Surruralism is a phrase I’ve heard coined by Westport artist, Jimmy Lawlor, who’s paintings combine surrealism with an acutely realised sense of Irish country humour. Skies the Limit is not a classic example but it is a copy of the limited edition print I bought as a wedding present for my good friend, Jimmy Molloy and his, charming and beautiful, young wife, Denise, when I was in Westport, Co Mayo, last week.
Jimmy Lawlor was born in Wexford in December 1967. He now lives in Westport, in the magnificent West of Ireland. Lawlor has been exhibiting for over 20 years.
His work is based not only on the Irish sense of humour, but on the vivid realisation that the old way of life will have vanished by our next generation.
His work takes elements from his surroundings and mixes them with the people of the place, in their environment and doing what they love best. In their own way, they have helped create the atmosphere around them, whether they be farmers, business people, students or otherwise.
Each town has its own characters and characteristics but they are basically the same in every town. He applauds these people and their character, which makes them unique. Lawlor appreciates the humour of the Irish people, he finds the gentle mannerisms that he encounters while painting them honourable.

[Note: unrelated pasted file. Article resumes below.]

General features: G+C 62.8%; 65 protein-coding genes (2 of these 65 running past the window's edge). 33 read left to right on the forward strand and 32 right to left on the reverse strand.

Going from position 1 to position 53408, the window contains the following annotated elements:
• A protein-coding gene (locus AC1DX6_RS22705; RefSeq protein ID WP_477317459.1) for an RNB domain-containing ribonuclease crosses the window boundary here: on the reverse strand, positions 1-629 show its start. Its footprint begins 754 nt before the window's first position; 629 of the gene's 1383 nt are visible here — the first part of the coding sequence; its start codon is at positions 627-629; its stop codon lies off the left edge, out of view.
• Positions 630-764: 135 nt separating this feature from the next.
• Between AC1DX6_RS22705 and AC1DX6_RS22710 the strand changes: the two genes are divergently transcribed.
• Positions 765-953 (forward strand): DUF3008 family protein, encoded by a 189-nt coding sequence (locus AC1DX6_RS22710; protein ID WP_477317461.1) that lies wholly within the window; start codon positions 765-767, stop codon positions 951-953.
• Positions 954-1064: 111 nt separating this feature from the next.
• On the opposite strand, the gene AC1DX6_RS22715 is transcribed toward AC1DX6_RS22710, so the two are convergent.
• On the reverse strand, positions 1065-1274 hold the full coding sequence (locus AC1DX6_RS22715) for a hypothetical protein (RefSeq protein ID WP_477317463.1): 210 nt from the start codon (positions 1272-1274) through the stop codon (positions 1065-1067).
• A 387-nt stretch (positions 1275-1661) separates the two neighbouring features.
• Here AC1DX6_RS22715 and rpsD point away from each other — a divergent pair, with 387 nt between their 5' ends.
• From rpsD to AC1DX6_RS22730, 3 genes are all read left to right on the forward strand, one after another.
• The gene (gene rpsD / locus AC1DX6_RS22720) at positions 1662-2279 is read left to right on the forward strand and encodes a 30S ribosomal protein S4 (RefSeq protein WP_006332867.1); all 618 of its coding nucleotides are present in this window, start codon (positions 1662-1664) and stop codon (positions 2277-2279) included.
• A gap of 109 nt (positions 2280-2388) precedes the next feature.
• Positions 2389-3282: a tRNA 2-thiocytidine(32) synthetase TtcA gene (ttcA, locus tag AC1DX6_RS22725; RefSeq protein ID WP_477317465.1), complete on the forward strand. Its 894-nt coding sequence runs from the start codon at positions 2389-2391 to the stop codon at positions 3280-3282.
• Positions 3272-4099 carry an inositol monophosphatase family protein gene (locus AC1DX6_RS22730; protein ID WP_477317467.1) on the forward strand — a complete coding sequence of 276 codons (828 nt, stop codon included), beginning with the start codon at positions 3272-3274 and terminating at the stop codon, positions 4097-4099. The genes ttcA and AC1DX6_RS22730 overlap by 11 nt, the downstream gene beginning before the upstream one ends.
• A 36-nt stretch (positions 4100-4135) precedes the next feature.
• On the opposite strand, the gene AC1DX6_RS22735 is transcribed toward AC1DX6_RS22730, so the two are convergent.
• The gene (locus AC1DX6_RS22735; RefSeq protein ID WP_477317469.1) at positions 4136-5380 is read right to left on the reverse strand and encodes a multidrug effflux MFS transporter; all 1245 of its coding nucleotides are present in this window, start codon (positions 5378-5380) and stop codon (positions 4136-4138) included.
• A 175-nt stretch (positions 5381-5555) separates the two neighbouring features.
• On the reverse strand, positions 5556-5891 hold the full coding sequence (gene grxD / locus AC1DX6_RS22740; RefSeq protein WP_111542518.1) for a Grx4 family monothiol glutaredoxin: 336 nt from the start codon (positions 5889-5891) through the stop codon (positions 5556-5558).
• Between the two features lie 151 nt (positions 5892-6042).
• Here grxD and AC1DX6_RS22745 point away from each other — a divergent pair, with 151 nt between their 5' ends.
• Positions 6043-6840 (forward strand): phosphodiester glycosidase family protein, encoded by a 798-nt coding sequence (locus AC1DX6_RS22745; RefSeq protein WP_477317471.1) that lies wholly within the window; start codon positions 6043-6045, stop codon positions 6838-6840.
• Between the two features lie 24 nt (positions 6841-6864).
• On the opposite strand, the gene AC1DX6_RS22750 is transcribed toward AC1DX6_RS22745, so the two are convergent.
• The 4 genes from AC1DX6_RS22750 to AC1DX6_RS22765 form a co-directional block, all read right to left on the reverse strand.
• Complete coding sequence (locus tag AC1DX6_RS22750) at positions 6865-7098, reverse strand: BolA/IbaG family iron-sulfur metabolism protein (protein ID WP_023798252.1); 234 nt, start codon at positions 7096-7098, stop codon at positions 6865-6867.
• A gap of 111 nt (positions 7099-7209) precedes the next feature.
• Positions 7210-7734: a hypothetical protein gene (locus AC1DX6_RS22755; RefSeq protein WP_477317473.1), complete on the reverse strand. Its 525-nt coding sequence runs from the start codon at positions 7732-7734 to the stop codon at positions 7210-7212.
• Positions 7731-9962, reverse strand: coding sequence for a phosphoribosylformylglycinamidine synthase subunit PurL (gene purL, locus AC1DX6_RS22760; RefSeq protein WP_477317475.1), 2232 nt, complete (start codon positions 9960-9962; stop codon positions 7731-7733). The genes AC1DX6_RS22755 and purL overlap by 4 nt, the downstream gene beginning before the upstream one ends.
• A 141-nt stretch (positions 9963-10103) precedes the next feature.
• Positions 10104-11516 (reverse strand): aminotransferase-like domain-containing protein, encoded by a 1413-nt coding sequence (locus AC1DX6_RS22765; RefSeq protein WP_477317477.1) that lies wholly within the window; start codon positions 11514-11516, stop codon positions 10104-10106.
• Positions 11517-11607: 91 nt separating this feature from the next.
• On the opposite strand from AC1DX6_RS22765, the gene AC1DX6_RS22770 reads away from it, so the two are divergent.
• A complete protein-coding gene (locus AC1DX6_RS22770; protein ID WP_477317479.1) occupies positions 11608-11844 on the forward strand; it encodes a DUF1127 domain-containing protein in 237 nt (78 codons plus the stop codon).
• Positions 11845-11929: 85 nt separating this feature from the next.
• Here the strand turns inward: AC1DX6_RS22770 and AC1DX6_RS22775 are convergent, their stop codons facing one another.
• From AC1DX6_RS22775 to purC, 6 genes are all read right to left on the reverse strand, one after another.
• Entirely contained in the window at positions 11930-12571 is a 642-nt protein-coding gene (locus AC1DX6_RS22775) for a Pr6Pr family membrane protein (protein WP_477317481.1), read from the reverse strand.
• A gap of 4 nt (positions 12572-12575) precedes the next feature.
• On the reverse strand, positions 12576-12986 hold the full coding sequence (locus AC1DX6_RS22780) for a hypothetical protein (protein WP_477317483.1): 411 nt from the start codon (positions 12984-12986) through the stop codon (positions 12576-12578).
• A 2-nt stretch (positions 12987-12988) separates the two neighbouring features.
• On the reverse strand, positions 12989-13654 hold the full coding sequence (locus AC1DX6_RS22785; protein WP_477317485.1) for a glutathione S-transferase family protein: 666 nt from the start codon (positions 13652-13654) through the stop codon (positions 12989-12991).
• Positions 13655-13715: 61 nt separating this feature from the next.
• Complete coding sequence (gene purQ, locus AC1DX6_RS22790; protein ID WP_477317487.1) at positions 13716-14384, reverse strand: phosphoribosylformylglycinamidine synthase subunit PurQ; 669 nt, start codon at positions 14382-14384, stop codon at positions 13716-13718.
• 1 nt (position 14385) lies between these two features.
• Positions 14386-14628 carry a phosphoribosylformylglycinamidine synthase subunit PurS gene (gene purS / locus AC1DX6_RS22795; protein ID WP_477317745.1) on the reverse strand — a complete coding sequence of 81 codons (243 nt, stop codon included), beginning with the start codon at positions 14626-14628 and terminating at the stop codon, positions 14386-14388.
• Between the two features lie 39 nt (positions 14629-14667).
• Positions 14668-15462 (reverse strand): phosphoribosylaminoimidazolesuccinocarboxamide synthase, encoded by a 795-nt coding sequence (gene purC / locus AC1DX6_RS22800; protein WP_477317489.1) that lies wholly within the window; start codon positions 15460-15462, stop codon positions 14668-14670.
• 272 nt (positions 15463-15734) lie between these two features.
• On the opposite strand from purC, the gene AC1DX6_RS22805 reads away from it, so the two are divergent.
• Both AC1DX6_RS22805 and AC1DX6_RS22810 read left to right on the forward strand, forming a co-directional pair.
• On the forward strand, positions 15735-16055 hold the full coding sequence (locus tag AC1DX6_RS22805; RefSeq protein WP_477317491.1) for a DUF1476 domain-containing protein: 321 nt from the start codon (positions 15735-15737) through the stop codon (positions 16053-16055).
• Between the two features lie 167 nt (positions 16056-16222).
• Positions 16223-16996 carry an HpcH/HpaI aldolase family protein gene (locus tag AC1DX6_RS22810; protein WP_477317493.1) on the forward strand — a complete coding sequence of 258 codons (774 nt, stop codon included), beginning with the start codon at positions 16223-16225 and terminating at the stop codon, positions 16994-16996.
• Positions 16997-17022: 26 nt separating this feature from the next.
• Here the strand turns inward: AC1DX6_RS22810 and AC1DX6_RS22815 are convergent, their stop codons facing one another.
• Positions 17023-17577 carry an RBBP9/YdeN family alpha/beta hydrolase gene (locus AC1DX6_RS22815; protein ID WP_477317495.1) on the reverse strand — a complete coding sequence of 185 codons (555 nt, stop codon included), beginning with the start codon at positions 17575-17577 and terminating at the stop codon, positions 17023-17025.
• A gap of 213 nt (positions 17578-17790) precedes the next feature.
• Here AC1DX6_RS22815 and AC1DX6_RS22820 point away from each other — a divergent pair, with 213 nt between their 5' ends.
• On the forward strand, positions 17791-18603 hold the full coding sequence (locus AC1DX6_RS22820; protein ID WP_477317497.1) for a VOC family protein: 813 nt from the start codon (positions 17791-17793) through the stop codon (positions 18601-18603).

Lawlor’s work has been likened to the works of the surrealist’s – “imagine a Salvador Dali who has regained at least half of his sanity and moved to the west of Ireland, and you begin to enjoy art that is not only accessible, but as warm and fantastic as a good dream”. Lawlor’s work is included in many important private and corporate collections in Ireland and all around the world. Among them, Hugh Leonard, Treasury Holdings, Diageo Ireland, Dermot Desmond, Brenda Fricker, Great Southern Hotel Group, Government Buildings and Anglo Irish Bank, London. Hugh Leonard, Art Critic with the Irish Independent, wrote of his work.
(This is a biographical excerpt from Jimmy Lawlor’s website, linked above.)